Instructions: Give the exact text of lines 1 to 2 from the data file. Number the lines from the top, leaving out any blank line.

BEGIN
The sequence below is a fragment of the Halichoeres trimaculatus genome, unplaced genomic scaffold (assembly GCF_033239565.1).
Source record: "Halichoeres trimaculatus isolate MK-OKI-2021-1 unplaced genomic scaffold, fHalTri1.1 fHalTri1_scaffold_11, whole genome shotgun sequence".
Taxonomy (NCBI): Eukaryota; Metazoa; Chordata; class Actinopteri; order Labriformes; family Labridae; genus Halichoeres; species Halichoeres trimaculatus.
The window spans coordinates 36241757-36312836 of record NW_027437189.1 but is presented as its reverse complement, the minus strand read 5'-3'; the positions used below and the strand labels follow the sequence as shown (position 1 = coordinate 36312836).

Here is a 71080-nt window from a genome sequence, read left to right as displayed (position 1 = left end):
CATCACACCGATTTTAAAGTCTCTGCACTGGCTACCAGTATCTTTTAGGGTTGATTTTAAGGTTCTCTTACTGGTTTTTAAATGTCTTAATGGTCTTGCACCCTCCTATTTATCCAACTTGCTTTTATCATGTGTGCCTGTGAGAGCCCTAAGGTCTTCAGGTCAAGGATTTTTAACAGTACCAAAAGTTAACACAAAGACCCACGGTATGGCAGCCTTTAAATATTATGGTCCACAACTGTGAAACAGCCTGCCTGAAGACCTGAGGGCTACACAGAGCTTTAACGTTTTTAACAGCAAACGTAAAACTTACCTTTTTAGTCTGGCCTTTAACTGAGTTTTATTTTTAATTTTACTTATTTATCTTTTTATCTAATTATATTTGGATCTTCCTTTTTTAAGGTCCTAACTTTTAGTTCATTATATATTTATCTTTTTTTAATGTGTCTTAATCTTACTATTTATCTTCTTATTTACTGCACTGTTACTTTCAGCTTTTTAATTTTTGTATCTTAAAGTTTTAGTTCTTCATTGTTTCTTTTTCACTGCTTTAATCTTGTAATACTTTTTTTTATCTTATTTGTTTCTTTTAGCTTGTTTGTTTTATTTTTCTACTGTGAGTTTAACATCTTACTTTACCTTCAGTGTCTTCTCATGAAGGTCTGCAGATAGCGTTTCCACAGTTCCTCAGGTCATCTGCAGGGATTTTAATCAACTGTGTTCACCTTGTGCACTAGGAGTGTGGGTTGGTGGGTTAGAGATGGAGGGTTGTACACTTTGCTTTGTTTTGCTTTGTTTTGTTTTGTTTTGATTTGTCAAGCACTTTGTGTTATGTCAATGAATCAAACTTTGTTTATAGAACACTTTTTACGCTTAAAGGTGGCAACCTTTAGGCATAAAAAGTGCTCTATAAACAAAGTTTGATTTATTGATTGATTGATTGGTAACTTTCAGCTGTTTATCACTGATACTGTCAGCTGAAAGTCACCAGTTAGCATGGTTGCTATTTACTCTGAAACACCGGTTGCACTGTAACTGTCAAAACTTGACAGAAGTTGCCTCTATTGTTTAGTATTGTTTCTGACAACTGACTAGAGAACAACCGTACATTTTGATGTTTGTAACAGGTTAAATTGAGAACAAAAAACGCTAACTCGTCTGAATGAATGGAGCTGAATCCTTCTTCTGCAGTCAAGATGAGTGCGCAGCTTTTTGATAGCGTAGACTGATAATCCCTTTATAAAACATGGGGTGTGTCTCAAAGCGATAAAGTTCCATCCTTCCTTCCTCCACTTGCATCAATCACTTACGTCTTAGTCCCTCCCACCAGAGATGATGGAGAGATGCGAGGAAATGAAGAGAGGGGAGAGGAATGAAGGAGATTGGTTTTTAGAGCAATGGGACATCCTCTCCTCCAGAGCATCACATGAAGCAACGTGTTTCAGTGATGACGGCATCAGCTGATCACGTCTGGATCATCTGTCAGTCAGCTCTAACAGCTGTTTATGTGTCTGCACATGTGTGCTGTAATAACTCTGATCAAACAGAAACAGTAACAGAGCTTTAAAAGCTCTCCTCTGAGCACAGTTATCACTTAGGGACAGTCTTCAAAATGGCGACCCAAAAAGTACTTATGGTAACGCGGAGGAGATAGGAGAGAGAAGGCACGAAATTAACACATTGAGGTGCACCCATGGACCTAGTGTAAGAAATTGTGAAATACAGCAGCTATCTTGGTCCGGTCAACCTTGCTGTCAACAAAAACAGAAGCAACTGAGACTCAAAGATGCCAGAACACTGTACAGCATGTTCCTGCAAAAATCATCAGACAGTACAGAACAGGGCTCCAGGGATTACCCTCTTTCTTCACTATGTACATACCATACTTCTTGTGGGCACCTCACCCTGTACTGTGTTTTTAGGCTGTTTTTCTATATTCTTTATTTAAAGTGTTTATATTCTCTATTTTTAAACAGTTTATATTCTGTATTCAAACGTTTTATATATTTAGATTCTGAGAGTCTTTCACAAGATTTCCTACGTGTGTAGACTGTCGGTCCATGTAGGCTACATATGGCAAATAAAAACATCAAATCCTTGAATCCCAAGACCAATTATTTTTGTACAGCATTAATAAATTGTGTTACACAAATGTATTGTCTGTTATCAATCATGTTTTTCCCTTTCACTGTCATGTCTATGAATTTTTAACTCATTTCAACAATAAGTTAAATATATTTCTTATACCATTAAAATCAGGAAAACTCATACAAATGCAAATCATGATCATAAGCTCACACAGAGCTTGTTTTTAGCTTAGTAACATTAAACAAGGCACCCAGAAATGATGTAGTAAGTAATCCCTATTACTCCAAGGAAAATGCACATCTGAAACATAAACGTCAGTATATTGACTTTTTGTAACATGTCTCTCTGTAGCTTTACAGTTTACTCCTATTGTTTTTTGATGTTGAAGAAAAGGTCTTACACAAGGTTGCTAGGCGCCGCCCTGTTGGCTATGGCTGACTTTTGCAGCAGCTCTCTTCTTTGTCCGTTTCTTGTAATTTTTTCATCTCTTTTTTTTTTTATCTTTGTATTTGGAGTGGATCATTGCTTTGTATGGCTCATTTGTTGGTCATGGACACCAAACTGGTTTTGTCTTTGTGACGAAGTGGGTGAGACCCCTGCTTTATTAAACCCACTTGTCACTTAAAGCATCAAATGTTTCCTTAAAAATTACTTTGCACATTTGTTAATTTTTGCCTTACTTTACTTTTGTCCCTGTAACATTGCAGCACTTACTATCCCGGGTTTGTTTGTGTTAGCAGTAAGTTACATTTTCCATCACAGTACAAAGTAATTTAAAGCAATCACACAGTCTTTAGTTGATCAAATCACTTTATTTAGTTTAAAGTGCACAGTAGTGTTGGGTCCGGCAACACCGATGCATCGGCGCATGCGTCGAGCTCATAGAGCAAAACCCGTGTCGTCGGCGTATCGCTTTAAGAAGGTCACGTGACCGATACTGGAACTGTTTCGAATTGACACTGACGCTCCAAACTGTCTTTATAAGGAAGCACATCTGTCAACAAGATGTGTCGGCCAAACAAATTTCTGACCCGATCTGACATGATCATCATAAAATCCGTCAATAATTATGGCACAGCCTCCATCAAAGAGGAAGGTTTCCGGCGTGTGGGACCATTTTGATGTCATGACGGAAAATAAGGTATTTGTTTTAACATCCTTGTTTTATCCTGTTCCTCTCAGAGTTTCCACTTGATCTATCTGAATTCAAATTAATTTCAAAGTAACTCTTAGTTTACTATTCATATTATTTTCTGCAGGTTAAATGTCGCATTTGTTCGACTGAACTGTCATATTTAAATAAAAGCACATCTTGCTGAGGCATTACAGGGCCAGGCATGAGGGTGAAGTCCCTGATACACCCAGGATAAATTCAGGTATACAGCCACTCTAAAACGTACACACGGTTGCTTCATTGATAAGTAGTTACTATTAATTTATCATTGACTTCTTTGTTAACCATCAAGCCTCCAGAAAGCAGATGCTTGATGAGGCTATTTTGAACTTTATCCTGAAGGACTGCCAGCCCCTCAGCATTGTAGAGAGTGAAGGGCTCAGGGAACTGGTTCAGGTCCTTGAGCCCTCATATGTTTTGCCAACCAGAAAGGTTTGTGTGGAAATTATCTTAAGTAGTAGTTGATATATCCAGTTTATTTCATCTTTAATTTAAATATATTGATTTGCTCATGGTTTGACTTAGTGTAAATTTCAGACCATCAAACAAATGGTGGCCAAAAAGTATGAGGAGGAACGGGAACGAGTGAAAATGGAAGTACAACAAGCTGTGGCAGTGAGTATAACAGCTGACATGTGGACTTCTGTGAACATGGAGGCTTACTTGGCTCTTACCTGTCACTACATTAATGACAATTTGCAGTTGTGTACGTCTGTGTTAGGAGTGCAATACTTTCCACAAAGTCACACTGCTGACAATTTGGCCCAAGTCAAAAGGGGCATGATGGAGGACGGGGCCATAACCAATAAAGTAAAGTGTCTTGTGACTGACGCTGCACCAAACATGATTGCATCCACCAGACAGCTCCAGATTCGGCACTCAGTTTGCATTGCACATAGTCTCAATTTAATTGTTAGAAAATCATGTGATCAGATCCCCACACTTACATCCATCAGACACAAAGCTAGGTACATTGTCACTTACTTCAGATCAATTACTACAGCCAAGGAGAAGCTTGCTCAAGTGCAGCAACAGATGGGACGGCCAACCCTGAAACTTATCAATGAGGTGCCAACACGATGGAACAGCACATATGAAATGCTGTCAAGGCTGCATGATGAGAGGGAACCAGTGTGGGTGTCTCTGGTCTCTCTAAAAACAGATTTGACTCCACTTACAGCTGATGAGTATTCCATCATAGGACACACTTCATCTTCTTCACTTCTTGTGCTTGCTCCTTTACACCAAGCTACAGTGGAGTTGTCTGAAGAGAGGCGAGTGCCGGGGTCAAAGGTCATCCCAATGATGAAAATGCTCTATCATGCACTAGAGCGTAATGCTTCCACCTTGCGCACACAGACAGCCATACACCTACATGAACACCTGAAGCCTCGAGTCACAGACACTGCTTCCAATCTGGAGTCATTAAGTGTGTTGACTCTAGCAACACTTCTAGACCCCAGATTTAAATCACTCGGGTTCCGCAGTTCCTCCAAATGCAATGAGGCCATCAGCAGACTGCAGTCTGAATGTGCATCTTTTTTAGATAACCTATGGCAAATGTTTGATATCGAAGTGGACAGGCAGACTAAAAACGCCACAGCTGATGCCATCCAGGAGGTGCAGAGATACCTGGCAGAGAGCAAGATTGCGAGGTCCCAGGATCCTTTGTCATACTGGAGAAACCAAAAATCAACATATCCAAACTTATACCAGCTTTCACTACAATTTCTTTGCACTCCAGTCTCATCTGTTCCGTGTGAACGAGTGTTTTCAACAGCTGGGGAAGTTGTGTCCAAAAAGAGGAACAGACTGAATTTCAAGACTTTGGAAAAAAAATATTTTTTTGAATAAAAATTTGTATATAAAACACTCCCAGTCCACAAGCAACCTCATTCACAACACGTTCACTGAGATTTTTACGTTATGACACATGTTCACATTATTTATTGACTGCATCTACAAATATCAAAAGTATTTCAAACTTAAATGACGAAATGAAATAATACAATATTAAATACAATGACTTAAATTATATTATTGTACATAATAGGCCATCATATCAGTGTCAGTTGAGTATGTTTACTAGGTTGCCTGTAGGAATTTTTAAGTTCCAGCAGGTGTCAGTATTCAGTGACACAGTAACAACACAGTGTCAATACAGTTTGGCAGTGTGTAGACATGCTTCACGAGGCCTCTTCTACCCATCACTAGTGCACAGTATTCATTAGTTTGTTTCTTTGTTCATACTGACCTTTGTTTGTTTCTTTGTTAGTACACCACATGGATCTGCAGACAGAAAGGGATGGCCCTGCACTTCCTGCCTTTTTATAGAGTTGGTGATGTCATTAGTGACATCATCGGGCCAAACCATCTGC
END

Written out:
The sequence below is a fragment of the Halichoeres trimaculatus genome, unplaced genomic scaffold (assembly GCF_033239565.1).
Source record: "Halichoeres trimaculatus isolate MK-OKI-2021-1 unplaced genomic scaffold, fHalTri1.1 fHalTri1_scaffold_11, whole genome shotgun sequence".